4 INTRODUCTION
went unnoticed for a long time. Once this distinction came in focus, answers to the
resulting questions became available.
If we ask for a CM lifting over a normal domain up to isogeny, in general a base
field extension before modification by an isogeny is necessary. This is explained in
2.1.2, where we formulate the “residual reflex obstruction”, the idea for which goes
as follows. Over an algebraically closed field K of characteristic zero, we know that
a simple CM abelian variety B with K-valued CM type Φ (for the action of a CM
field L) is defined over a number field in K containing the reflex field E(Φ) of Φ.
Suppose that for every K-valued CM type Φ of L, the residue field of E(Φ) at any
prime above p is not contained in the finite field κ with which we began in question
(a). In such cases, for every CM structure L
End0(A0)
on A0 and any abelian
variety B0 over κ which is κ-isogenous to A0, there is no L-linear CM lifting of
B0 over a normal local domain R of characteristic zero with residue field κ.6 In
2.3.1–2.3.3 we give such an example, a supersingular abelian surface A0 over Fp2
with End(A0) = Z[ζ5] for any p ±2 (mod 5). A much broader class of examples
is given in 2.3.5, consisting of absolutely simple abelian varieties (with arbitrarily
large dimension) over Fp for infinitely many p.
Note that passing to the normalization of a complete local noetherian domain
generally enlarges the residue field. Hence, if we drop the condition that the mixed
characteristic local domain R be normal then the obstruction in the preceding
consideration dissolves. And in fact we were put on the right track by mathematics
itself. The phenomenon is best illustrated in the example in 4.1.2, which is the
same as the example in 2.3.1 already mentioned: an abelian surface C0 over Fp2
with CM order Z[ζ5] that, even up to isogeny, is not CM liftable to a normal local
domain of characteristic zero. On the other hand, this abelian surface C0 is CM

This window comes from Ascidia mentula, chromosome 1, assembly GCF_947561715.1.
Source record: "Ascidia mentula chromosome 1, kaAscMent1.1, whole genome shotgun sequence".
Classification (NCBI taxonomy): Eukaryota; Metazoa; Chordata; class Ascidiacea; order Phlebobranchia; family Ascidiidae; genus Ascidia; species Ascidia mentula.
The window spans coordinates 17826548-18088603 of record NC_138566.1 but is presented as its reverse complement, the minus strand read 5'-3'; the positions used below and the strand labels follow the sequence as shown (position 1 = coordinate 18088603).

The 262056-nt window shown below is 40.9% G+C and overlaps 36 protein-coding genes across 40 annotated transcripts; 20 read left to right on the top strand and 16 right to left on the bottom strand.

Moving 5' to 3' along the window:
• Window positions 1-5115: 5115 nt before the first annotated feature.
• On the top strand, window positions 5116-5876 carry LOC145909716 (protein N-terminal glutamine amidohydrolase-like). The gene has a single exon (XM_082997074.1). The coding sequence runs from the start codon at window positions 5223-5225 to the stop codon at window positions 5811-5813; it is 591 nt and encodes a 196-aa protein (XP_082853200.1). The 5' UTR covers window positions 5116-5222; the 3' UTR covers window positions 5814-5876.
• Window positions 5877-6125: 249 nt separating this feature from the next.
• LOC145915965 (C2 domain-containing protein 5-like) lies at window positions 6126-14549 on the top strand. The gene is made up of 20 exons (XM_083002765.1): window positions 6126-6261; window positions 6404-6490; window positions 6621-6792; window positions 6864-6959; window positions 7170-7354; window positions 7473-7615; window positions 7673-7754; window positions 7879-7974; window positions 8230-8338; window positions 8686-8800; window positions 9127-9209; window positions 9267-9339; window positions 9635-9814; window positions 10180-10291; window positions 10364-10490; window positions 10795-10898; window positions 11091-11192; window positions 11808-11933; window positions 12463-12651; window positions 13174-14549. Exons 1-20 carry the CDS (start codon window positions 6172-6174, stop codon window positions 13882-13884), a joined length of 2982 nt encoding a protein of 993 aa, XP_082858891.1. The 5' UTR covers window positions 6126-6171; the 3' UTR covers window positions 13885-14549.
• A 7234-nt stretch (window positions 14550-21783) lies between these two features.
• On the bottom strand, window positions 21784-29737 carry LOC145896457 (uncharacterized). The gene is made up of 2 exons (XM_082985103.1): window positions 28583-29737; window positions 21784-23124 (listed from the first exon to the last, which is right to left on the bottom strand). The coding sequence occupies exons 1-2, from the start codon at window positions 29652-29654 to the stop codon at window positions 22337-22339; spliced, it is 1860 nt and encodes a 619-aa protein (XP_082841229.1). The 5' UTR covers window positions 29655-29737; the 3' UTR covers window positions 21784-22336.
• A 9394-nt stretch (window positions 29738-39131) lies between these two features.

liftable to an abelian scheme C over a mixed characteristic non-normal local domain
of characteristic zero, though the maximal subring of Z[ζ5] whose action lifts to C
is non-Dedekind locally at p; see
4.1.2.7
This example is easy to construct, and
the proof of the existence of a CM lifting, possibly after applying an Fp2 -rational
isogeny, is not difficult either.
In Chapter 4 we show that the general question of existence of a CM lifting
after an appropriate isogeny can be reduced to the same question for (a mild gen-
eralization of) the example in 4.1.2, enabling us to prove:
every abelian variety A0 over a finite field κ admits an isogeny A0 B0
over κ such that B0 admits a CM lifting to a mixed characteristic local
domain with residue field κ.
There are refined lifting problems, such as specifying at the beginning which CM
structure on A0 is to be lifted, or even what its CM type should be on a geometric
fiber in characteristic 0. These matters will also be addressed.
6The
source of obstructions is that the base field κ might be too small to contain at least
one characteristic p residue field of the reflex field E(Φ) for at least one CM type Φ on L. Thus,
the field of definition of the generic fiber of the hypothetical lift may be too big. Likewise, an
obstruction for question (b) is that the field of definition of the p-divisible group
A0[p∞]
may be
too big (in a sense that is made precise in 3.8.3 and illustrated in 3.8.4–3.8.5).
7No
modification by isogeny is necessary in this example, but the universal deformation for
C0 with its Z[ζ5]-action is a non-algebraizable formal abelian scheme over W (Fp2 ).
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